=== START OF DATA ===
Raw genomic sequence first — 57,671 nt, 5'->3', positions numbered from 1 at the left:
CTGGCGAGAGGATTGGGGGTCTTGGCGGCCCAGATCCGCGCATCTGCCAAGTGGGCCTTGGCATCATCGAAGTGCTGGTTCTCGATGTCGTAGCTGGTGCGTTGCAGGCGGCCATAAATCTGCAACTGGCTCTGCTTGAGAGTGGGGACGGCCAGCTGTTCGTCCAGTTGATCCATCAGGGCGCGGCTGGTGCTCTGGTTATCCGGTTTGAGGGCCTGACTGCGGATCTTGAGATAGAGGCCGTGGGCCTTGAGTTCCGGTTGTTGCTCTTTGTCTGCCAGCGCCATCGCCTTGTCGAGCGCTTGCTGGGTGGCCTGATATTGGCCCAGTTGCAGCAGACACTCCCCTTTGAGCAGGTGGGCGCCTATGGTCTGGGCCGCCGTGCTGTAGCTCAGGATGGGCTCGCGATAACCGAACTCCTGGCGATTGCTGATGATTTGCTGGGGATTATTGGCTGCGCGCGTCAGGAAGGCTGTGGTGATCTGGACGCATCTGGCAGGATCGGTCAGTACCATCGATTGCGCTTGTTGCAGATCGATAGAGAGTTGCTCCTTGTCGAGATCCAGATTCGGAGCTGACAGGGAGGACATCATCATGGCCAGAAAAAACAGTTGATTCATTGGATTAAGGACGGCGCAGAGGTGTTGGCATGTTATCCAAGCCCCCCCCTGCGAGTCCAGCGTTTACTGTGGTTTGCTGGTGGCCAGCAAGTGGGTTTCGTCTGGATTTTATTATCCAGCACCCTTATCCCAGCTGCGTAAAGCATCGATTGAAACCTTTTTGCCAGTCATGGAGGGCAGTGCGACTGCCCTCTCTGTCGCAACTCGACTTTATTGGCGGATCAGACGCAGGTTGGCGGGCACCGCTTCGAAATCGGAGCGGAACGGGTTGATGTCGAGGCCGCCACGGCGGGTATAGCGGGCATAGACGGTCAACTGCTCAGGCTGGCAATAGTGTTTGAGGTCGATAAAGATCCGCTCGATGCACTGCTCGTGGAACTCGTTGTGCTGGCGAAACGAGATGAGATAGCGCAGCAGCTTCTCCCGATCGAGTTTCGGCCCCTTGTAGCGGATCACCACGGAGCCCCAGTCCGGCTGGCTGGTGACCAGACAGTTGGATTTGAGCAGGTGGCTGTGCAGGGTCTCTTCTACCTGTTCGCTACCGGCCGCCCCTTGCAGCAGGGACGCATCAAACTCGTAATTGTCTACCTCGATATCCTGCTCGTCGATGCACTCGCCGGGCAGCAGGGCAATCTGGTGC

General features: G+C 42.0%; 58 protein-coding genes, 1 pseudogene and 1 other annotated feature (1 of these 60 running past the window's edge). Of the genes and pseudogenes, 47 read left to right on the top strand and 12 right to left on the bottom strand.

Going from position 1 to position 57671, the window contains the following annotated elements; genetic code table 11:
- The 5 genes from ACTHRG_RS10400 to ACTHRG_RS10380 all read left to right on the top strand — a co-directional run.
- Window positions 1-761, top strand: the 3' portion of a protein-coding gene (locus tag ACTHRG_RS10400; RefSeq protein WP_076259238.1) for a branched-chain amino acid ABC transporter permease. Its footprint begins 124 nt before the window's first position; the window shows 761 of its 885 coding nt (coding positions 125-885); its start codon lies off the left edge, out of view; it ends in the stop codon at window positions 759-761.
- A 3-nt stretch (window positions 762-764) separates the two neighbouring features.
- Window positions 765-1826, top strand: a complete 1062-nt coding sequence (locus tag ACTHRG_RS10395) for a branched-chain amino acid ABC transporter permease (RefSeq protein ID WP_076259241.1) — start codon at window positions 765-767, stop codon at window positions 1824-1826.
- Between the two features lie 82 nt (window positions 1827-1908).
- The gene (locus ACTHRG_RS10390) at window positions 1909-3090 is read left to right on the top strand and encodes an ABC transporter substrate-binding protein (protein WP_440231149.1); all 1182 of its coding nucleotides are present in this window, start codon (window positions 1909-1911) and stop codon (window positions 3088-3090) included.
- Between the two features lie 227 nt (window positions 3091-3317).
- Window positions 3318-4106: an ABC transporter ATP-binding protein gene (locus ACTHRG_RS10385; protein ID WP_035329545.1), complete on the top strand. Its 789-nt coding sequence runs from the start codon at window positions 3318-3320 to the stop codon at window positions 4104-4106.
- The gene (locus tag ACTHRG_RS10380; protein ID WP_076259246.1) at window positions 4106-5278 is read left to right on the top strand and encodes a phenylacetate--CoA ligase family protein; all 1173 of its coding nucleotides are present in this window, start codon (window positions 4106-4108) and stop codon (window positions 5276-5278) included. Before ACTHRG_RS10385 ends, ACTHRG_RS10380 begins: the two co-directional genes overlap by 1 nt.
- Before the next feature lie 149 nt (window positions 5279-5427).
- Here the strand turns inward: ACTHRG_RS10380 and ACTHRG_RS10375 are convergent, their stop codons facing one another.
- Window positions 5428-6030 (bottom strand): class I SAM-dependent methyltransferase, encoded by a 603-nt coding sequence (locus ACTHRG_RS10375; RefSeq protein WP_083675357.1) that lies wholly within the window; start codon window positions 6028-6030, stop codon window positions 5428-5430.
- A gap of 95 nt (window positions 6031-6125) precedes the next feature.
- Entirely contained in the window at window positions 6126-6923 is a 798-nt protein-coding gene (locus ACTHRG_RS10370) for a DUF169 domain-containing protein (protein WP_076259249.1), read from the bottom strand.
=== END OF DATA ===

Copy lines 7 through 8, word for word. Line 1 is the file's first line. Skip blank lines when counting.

- A 3-nt stretch (window positions 762-764) separates the two neighbouring features.
- Window positions 765-1826, top strand: a complete 1062-nt coding sequence (locus tag ACTHRG_RS10395) for a branched-chain amino acid ABC transporter permease (RefSeq protein ID WP_076259241.1) — start codon at window positions 765-767, stop codon at window positions 1824-1826.